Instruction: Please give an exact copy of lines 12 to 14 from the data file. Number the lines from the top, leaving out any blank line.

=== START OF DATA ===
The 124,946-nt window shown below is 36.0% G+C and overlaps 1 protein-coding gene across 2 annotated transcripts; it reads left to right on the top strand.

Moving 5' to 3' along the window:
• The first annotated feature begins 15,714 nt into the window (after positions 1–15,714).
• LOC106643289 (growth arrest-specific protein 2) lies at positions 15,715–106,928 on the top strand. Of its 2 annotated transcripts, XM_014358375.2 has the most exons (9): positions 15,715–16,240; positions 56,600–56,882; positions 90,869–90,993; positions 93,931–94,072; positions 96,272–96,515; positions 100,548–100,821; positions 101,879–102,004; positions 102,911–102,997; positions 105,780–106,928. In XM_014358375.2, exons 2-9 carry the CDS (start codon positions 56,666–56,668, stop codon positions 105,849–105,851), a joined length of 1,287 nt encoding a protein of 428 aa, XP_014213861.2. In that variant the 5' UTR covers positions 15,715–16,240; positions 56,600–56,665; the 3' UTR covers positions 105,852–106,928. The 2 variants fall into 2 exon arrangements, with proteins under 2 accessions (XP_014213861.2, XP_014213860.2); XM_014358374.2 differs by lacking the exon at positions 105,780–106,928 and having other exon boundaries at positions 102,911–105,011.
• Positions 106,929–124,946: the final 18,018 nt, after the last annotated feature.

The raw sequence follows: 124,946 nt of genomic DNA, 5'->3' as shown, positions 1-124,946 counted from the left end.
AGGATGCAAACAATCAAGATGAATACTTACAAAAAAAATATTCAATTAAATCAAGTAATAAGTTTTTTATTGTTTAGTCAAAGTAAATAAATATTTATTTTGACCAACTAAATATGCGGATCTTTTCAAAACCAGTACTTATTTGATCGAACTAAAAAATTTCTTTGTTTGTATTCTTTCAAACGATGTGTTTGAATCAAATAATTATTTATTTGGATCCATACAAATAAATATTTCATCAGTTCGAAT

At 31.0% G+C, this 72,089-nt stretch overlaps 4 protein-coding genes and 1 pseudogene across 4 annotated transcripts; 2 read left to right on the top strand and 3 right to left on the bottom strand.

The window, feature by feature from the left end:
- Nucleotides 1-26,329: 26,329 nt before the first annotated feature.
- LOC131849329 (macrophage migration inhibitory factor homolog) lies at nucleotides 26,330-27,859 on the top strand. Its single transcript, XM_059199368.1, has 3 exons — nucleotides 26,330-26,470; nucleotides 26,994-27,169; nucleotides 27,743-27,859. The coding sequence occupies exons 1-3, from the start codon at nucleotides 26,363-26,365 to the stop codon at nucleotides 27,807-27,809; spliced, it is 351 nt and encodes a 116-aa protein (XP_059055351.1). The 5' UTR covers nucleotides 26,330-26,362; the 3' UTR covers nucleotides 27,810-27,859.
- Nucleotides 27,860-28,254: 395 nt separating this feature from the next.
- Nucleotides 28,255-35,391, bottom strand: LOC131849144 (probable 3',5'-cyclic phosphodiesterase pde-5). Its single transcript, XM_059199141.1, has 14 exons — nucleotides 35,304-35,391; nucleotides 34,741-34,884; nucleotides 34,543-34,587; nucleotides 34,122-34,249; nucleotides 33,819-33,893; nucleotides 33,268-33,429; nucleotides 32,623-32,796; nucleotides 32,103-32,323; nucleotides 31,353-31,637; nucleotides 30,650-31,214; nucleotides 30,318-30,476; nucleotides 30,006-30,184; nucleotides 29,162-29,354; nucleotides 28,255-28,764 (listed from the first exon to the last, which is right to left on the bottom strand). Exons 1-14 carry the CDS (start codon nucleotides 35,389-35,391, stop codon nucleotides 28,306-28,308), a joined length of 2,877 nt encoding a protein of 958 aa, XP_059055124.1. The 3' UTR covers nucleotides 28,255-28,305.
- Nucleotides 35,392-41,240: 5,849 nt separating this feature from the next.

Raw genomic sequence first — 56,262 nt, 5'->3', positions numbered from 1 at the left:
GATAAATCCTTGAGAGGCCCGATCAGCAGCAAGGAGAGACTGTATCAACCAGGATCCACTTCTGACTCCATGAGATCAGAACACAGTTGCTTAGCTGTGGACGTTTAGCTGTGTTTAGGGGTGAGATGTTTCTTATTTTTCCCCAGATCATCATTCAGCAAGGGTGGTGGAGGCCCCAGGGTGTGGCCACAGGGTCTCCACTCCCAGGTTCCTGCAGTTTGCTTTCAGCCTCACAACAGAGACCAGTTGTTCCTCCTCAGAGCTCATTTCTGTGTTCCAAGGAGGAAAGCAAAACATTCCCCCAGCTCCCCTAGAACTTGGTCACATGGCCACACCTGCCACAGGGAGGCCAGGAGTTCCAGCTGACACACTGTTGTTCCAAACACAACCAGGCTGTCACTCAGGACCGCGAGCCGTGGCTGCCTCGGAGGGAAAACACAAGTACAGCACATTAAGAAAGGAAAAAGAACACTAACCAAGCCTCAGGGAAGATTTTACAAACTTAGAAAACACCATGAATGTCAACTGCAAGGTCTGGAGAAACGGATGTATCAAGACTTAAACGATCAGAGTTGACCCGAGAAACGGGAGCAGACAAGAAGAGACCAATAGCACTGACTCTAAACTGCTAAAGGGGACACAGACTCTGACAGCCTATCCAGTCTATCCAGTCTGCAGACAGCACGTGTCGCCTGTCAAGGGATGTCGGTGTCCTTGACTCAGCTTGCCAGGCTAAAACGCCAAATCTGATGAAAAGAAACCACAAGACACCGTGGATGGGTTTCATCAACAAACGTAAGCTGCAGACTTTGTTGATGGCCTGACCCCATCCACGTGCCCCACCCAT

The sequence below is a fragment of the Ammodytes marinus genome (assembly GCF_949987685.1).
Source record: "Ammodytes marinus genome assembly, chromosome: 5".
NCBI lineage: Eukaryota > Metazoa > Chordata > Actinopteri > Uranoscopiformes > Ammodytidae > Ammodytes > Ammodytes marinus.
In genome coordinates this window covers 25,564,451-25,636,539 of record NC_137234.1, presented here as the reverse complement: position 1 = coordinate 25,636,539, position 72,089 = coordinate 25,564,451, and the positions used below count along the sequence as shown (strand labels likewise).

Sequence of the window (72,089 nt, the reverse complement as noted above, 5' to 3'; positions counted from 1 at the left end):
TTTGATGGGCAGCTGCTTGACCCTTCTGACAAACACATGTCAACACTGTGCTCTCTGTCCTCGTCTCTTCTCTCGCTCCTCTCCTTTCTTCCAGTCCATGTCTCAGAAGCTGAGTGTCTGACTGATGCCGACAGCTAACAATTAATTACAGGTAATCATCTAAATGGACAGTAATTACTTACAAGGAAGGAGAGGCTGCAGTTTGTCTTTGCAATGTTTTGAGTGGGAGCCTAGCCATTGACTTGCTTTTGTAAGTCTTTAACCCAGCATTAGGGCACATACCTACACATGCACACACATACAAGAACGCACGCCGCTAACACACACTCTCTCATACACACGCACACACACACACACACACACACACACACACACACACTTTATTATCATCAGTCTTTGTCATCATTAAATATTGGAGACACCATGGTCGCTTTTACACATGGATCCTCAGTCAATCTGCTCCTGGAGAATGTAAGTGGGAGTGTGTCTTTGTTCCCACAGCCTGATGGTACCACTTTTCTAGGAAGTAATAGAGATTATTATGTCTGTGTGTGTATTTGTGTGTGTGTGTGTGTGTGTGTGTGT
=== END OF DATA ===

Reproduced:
- Nucleotides 27,860-28,254: 395 nt separating this feature from the next.
- Nucleotides 28,255-35,391, bottom strand: LOC131849144 (probable 3',5'-cyclic phosphodiesterase pde-5). Its single transcript, XM_059199141.1, has 14 exons — nucleotides 35,304-35,391; nucleotides 34,741-34,884; nucleotides 34,543-34,587; nucleotides 34,122-34,249; nucleotides 33,819-33,893; nucleotides 33,268-33,429; nucleotides 32,623-32,796; nucleotides 32,103-32,323; nucleotides 31,353-31,637; nucleotides 30,650-31,214; nucleotides 30,318-30,476; nucleotides 30,006-30,184; nucleotides 29,162-29,354; nucleotides 28,255-28,764 (listed from the first exon to the last, which is right to left on the bottom strand). Exons 1-14 carry the CDS (start codon nucleotides 35,389-35,391, stop codon nucleotides 28,306-28,308), a joined length of 2,877 nt encoding a protein of 958 aa, XP_059055124.1. The 3' UTR covers nucleotides 28,255-28,305.
- Nucleotides 35,392-41,240: 5,849 nt separating this feature from the next.